Docking system malfunction delays Soyuz crew return

Russian engineers troubleshoot a docking system malfunction that prevented the departure and return to Earth of a Soyuz spacecraft carrying three crew members hoping to wind up a six-month stay in space.

Delayed more than three hours while troubleshooting problems with the docking mechanism holding a Soyuz spacecraft to the International Space Station, Russian flight controllers called off an attempt to bring three crew members back to Earth Friday pending additional work to resolve the malfunction.

The unprecedented glitch with the normally reliable docking mechanism means outgoing station commander Alexander Skvortsov, flight engineer Mikhail Kornienko, and NASA astronaut Tracy Caldwell Dyson will have to spend at least one and possibly two more days in orbit.

A small, apparently damaged gear was found floating out of a malfunctioning docking system in the space station's Poisk module. It's not yet known whether the object played a role in the docking system's failure to release a departing Soyuz spacecraft. NASA TV

It was not clear what caused a lack of response with hooks on the space station side of the docking interface that are designed to release on command. But Expedition 25 flight engineer Fyodor Yurchikhin, examining the docking interface later from inside the space station, reported finding a small gear floating from the mechanism when he removed a cover.

"Right under the cover, I could see...there is a small thing, it looked like a gear," he said. "It was under the cover of the panel so I could actually see it for a second. I am trying to reach under it, but the docking mechanism is in the way. But there was some small object that was floating there. That I can confirm...It's very small, it was looking very much like a spiral, like a gear with teeth."

He later recovered the object, confirmed it was a small gear-like component, and downlinked photos to Russian flight controllers. But it was not immediately clear whether the object came from the docking system or had anything to do with its failure to respond to commands.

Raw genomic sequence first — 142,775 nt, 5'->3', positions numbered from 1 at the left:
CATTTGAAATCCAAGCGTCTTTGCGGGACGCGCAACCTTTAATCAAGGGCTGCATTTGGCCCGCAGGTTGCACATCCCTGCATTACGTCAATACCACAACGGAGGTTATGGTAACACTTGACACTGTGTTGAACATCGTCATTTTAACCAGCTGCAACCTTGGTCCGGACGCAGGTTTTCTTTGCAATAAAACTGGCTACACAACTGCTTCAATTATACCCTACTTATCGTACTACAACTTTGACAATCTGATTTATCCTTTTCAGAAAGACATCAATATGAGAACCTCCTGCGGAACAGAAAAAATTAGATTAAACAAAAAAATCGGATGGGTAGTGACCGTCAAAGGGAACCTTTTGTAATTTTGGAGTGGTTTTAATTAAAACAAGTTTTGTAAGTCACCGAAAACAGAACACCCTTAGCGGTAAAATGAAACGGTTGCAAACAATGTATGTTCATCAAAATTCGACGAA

Cosmonaut Fyodor Yurchikhin, just in front of the main hatch leading to the Soyuz TMA-18 spacecraft, showing a docking system access point where a small gear floated free. NASA TV

Skvortsov, Kornienko, and Caldwell Dyson remained inside the Soyuz TMA-18 spacecraft while troubleshooting continued.

They had hoped to undock from the station's upward-facing Poisk module at 9:35 p.m. EDT Thursday, setting up a landing in southern Kazakhstan at 12:55 a.m. Friday (10:55 a.m. local time) to close out a 175-day stay in space.

The trio entered the Soyuz TMA-18 spacecraft late Thursday afternoon and closed the main hatch at 6:35 p.m. They immediately ran into problems getting a tight seal and were forced to open the Soyuz hatch again for a quick inspection. The hatch later was sealed, but Yurchikhin had problems confirming a tight fit with the hatch on the station side of the interface.

After an extended leak check, flight controllers in Moscow decided the docking interface was tight and leak free.

As the countdown ticked toward undocking, commands were sent to open hooks on the Poisk side of the interface. But the mechanism failed to respond.

Unable to figure out what might be causing the problem, chief flight director Vladimir Solovyov in the Russian mission control center ordered a one-orbit wave off pending additional troubleshooting. That later was extended to two orbits.

Skvortsov and his crewmates only had three opportunities on successive orbits to make it back to Kazakhstan on Friday. The station fliers were hoping to get away on their third and final opportunity, undocking around 12:40 a.m. EDT Friday. That would have set up a four-minute 21-second de-orbit rocket firing at 3:14:35 a.m. with landing in northern Kazakhstan near Arkalyk expected around 4:05 a.m. (2:05 p.m. local time).

But engineers were unable to resolve the problem with the docking mechanism and the Russians called off the undocking attempt. Skvortsov, Kornienko, and Caldwell Dyson were cleared to doff their pressure suits, open the Soyuz hatch and return to the space station.

"Fyodor, well, we're not going to have another attempt today for the undocking," a flight controller called from the Russian mission control center. "Why don't you give the guys the go for opening the hatch and coming back to the ISS. All the details will be given later ... about the planned undocking either tomorrow or the day after tomorrow."

About the author

    Bill Harwood has been covering the U.S. space program full-time since 1984, first as Cape Canaveral bureau chief for United Press International and now as a consultant for CBS News. He has covered more than 125 shuttle missions, every interplanetary flight since Voyager 2's flyby of Neptune, and scores of commercial and military launches. Based at the Kennedy Space Center in Florida, Harwood is a devoted amateur astronomer and co-author of "Comm Check: The Final Flight of Shuttle Columbia." You can follow his frequent status updates at the CBS News Space page.

     

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